When treating acne with oregano oil one can apply the oil directly on the infected area after the oil is diluted with water. Two drops of oregano oil diluted in 8 oz of water, twice a day. Is a natural remedy for acne.
Another option is to soak a cotton cloth into the same solution and to apply it topically. Applying undiluted oregano oil on the skin is also a possibility.
When treating acne with natural remedies it is obligatory to advise with health care provider because oregano can cause allergic reactions.
Oregano Oil for Sore Throats
When the first sign of the sore throat appears, taking oregano oil is a great way to treat this problem. A few drops of oil with saltwater or orange juice, several times a day, can stop the cold or flu. The results are noticeable after a few hours.
If you repeat this for 5 days, the symptoms are gone.
Oregano Oil for Digestive Problems
Due to the thymol and carvacrol, oregano oil is used to treat digestive problems efficiently. These compounds can calm an upset stomach and aid with digestion.
Mix 2 to 3 drops of oil with milk or juice and drink it. Another option is to place 3 to 6 drops of oil in an empty capsule and to take it 2 to 3 times a day before meals.
Oregano Oil for Sinus Congestion
With its strong pungent taste and warming effects, oregano oil has been used to treat sinus infections. It can easily penetrate into the sinuses to break up congestion and clear up the infection.
Due to the carvacrol and thymol, oregano oil has the ability to thin mucus and relay muscle spasms associated with sinus. Oregano oil with water can be good topical treatment.
In order to control the infection, one can snort 2 to 3 drops of oregano oil. For this infection, oregano in capsules can also help. The best way to use oregano oil for sinus infection is with olive oil because oregano oils are very strong.
Oregano Oil for Ear Infections
Oregano oil is very beneficial for treating earache. The treatment should be done very carefully because oregano oil is very strong, and one must not put it directly in the ear canal. By rubbing this oil around the outside of the ear with a cotton ball is the best option.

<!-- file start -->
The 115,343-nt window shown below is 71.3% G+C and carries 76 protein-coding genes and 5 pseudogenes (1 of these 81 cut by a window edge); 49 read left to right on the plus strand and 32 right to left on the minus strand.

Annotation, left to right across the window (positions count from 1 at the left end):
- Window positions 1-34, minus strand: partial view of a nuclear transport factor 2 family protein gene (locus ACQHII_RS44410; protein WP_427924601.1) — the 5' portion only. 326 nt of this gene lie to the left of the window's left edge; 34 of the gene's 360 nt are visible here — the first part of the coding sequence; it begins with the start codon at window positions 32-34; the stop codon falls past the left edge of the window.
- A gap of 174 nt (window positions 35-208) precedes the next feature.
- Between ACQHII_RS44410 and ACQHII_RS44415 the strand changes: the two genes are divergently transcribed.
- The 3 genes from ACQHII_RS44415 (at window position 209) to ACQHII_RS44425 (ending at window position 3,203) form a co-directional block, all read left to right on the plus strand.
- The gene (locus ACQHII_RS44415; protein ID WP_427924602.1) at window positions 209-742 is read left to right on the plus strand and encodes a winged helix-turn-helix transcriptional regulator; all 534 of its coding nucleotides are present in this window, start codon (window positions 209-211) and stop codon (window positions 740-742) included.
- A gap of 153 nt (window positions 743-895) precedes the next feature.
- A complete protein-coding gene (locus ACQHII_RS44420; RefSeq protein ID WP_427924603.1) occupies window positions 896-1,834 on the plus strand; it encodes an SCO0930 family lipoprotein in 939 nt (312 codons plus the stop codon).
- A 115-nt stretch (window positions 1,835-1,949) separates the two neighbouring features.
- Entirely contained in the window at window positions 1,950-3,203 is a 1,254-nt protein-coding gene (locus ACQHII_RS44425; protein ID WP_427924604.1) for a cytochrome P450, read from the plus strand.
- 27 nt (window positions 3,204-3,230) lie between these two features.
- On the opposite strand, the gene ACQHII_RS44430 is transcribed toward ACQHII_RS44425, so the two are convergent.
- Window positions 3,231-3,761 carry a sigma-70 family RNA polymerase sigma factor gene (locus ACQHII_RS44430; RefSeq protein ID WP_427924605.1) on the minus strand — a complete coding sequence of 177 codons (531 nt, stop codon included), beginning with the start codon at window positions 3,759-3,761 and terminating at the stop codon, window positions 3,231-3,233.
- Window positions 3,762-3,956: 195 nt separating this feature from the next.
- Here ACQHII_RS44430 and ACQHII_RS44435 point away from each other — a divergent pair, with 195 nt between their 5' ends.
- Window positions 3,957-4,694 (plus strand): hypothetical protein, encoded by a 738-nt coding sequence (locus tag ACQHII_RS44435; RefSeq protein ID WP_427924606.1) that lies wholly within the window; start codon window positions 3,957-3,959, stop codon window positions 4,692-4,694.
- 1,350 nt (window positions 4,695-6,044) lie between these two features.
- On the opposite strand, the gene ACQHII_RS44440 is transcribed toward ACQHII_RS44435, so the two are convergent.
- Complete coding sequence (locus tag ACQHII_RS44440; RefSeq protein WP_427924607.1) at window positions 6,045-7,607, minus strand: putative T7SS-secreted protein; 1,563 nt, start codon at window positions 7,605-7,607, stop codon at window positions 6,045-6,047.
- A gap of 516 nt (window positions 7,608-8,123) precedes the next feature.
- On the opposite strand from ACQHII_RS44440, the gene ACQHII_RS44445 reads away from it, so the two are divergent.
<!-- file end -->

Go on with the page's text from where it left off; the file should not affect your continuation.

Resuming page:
Oregano Oil for Burns
Instant pain relief is provided when one is treating burns with oregano oil. Two drops mixed with olive oil and applied on the burn is the treatment.
Oregano Side Effects
Oregano, in general, is safe when taken in appropriate amounts. However, sometimes oregano can cause an upset stomach and allergic reactions.
This wonderful aromatic herb surely has its healing powers and benefits. Oregano, which means “Mountain joy”, is the herb one should keep in the kitchen cupboard.
After the health benefits we mentioned, it is not strange that this herb was the symbol of joy in ancient Greece.
Alber, C. (2012). Tips on How to Improve Your Health and Prevent Illness with Wild Oregano Oil. Tulip Publishing Group.
Ingram, C. (2008). The Cure is in the Cupboard (How to use oregano for health). Knowledge House Publisher.
Ingram, C. (2009). The Miracle of Wild Oregano. Knowledge House Publisher.
Salima, C. (2007). Oregano Oil. Woodland Publishing.
Worwood, V. A. (1991). The Complete Book of Essential Oils and Aromatherapy: Over 600 Natural, Non-toxic, and Fragrant Recipes to Create Health – Beauty – a Safe Home Environment. New World Library.
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Last article update: 8/22/2019